Pinneberg followed the two men with his eyes.

    He stood and watched them go.

    It was all over, all, all over.

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  3. You are right. I am reading Samuel Archibald’s Arvida, a collection of short stories about characters in this unique Saguenay town. Next on my list is Alejandro Zamba’s Poeta chileno. Just finished Castellanos Moya’s Cuadernos de Tokio y Cuadernos de Iowa.

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  4. I mean, it will take 3 hours of your life, so yes, do read it. He has some great reflections on los indignados in there, one in particular. And even when some reflections are repetitive, even in their structure, he is still a wonderful story-teller.

    Liked by 1 person

  5. Dabiel Mahoney’s The Idol of Our Age – How the Religion of Humanity subverts Christianity, which is uneven in parts but a thought-provoking read on the whole.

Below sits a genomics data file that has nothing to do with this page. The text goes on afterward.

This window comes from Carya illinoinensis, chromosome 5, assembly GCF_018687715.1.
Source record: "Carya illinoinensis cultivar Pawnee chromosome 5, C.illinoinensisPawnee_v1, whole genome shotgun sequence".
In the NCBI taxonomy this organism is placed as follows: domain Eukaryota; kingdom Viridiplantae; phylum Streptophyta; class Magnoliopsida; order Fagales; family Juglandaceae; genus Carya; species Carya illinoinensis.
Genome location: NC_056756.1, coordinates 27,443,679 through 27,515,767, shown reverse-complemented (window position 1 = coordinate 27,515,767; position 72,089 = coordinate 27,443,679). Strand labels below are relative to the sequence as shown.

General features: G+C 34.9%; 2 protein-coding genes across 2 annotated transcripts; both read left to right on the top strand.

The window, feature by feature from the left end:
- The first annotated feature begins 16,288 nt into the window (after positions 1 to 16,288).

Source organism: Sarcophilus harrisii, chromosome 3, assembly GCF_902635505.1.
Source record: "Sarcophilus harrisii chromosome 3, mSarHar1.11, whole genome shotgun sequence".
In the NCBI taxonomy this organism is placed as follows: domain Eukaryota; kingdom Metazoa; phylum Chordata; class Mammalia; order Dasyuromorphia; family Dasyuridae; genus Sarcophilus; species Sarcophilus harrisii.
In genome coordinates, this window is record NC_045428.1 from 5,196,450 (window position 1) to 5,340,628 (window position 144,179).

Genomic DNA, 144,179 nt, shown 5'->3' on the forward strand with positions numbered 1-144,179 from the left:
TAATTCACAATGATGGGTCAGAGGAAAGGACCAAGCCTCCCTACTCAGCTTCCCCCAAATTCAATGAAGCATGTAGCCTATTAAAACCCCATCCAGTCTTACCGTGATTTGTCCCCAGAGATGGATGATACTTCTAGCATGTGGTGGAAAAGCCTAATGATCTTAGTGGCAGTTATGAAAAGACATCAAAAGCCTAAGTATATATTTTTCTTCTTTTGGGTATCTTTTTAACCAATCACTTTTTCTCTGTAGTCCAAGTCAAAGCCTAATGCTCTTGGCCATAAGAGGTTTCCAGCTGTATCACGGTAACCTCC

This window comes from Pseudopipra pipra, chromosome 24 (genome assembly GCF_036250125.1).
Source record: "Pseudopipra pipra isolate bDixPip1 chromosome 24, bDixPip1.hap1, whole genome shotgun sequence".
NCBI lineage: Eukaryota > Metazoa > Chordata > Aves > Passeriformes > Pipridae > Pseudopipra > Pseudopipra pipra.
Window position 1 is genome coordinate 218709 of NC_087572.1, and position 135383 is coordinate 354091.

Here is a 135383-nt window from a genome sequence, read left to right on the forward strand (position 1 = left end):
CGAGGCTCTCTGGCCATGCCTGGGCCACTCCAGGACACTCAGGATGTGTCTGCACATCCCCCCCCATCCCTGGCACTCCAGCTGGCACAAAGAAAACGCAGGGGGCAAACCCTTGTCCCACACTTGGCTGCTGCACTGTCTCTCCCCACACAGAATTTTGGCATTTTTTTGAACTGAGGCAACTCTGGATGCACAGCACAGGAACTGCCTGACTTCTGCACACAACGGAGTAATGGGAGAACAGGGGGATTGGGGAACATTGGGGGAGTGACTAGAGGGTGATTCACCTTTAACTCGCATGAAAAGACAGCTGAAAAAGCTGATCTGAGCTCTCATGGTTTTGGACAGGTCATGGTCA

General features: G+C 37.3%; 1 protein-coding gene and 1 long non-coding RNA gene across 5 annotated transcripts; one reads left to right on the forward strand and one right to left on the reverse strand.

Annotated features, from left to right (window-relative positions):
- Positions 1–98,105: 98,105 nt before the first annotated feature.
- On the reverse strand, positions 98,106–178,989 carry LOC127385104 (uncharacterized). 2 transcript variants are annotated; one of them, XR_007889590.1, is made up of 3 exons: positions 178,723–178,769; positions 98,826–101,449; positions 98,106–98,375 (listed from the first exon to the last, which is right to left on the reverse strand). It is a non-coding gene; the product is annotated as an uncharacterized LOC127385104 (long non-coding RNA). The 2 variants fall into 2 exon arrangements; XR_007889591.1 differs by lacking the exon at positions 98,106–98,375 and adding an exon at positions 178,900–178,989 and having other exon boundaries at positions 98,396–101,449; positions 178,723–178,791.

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  6. Finally reading The Communist Manifesto-hadn’t realized it was so short! Marx is spot on about some things, but other things are affirming for me that committed orthodox Marxism is not my thing (as if the historical reality of what’s that looked like in practice wasn’t enough.) Some of what he says is just not true in the year 2020, even things that I think were true in his historical moment.

    Liked by 1 person

    1. “All that is solid melts into air” remains truer than ever.

      In my opinion, Marx’s greatest mistake was not seeing how extraordinarily capable capitalism was of changing and adapting. Once capitalism gives you a 5-day work week and an 8-hour workday, your capacity to organize for socialism is half-dead.

      Also, he didn’t give enough weight to the power of the immaterial motivations.

      But there are tons of what’s useful in him still.

      Liked by 1 person

      1. Yes, the biggest flaw in his writing is that he seems to think capitalism is perpetually on the brink of its downfall. An easy prediction to make in the 1800s, and indeed, capitalism could not persist in that particular form. But it’s impressive when any piece of political writing remains at all relevant centuries later, let alone this relevant.